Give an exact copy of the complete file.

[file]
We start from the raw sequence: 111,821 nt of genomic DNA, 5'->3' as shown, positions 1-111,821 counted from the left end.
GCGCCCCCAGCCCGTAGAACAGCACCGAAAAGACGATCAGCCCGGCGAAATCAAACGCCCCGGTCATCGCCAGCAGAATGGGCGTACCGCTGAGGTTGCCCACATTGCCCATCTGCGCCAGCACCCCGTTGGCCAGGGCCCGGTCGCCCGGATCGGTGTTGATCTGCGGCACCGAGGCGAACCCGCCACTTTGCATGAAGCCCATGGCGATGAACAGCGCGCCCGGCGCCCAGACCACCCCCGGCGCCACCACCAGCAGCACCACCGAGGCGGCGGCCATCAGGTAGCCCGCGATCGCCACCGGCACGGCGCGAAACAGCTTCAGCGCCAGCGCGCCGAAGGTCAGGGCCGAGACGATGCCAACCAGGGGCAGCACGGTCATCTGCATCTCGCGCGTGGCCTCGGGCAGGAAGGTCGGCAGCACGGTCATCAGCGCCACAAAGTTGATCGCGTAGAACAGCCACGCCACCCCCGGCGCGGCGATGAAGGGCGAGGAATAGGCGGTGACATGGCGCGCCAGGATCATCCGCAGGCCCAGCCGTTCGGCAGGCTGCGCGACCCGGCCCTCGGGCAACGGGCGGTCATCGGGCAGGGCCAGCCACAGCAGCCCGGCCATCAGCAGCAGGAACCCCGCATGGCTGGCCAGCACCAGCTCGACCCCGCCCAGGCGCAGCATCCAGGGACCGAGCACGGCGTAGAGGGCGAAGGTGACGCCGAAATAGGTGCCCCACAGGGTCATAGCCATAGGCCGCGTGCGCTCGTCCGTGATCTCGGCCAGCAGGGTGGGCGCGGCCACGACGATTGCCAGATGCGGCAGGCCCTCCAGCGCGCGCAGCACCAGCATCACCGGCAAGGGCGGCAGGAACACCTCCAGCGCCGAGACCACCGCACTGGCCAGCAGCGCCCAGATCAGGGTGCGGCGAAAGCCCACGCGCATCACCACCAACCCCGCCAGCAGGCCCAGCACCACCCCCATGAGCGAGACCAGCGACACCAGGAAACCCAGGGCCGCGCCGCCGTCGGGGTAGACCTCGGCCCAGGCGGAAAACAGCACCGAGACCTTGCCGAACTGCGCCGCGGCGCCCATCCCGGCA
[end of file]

We start from the raw sequence: 111,821 nt of genomic DNA, 5'->3' as shown, positions 1-111,821 counted from the left end.
GCGCCCCCAGCCCGTAGAACAGCACCGAAAAGACGATCAGCCCGGCGAAATCAAACGCCCCGGTCATCGCCAGCAGAATGGGCGTACCGCTGAGGTTGCCCACATTGCCCATCTGCGCCAGCACCCCGTTGGCCAGGGCCCGGTCGCCCGGATCGGTGTTGATCTGCGGCACCGAGGCGAACCCGCCACTTTGCATGAAGCCCATGGCGATGAACAGCGCGCCCGGCGCCCAGACCACCCCCGGCGCCACCACCAGCAGCACCACCGAGGCGGCGGCCATCAGGTAGCCCGCGATCGCCACCGGCACGGCGCGAAACAGCTTCAGCGCCAGCGCGCCGAAGGTCAGGGCCGAGACGATGCCAACCAGGGGCAGCACGGTCATCTGCATCTCGCGCGTGGCCTCGGGCAGGAAGGTCGGCAGCACGGTCATCAGCGCCACAAAGTTGATCGCGTAGAACAGCCACGCCACCCCCGGCGCGGCGATGAAGGGCGAGGAATAGGCGGTGACATGGCGCGCCAGGATCATCCGCAGGCCCAGCCGTTCGGCAGGCTGCGCGACCCGGCCCTCGGGCAACGGGCGGTCATCGGGCAGGGCCAGCCACAGCAGCCCGGCCATCAGCAGCAGGAACCCCGCATGGCTGGCCAGCACCAGCTCGACCCCGCCCAGGCGCAGCATCCAGGGACCGAGCACGGCGTAGAGGGCGAAGGTGACGCCGAAATAGGTGCCCCACAGGGTCATAGCCATAGGCCGCGTGCGCTCGTCCGTGATCTCGGCCAGCAGGGTGGGCGCGGCCACGACGATTGCCAGATGCGGCAGGCCCTCCAGCGCGCGCAGCACCAGCATCACCGGCAAGGGCGGCAGGAACACCTCCAGCGCCGAGACCACCGCACTGGCCAGCAGCGCCCAGATCAGGGTGCGGCGAAAGCCCACGCGCATCACCACCAACCCCGCCAGCAGGCCCAGCACCACCCCCATGAGCGAGACCAGCGACACCAGGAAACCCAGGGCCGCGCCGCCGTCGGGGTAGACCTCGGCCCAGGCGGAAAACAGCACCGAGACCTTGCCGAACTGCGCCGCGGCGCCCATCCCGGCA